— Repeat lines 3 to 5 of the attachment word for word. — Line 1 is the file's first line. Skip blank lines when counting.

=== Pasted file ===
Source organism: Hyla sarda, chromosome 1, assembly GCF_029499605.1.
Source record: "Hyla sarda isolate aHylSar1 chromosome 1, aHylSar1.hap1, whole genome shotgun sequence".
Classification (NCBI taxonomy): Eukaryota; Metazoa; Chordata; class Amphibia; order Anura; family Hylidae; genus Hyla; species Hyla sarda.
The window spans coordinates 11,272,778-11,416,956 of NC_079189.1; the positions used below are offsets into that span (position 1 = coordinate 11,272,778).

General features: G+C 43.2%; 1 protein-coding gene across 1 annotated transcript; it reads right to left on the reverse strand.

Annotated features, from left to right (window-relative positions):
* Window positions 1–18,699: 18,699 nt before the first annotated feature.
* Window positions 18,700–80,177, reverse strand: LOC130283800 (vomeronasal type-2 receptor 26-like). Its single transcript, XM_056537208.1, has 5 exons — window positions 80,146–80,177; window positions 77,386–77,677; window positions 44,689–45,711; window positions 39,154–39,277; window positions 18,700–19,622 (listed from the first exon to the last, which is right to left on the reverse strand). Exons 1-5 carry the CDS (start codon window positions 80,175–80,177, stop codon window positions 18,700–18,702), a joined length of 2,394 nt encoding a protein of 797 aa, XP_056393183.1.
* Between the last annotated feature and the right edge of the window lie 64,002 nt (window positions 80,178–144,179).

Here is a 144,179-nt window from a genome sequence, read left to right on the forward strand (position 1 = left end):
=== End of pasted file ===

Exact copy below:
Classification (NCBI taxonomy): Eukaryota; Metazoa; Chordata; class Amphibia; order Anura; family Hylidae; genus Hyla; species Hyla sarda.
The window spans coordinates 11,272,778-11,416,956 of NC_079189.1; the positions used below are offsets into that span (position 1 = coordinate 11,272,778).

General features: G+C 43.2%; 1 protein-coding gene across 1 annotated transcript; it reads right to left on the reverse strand.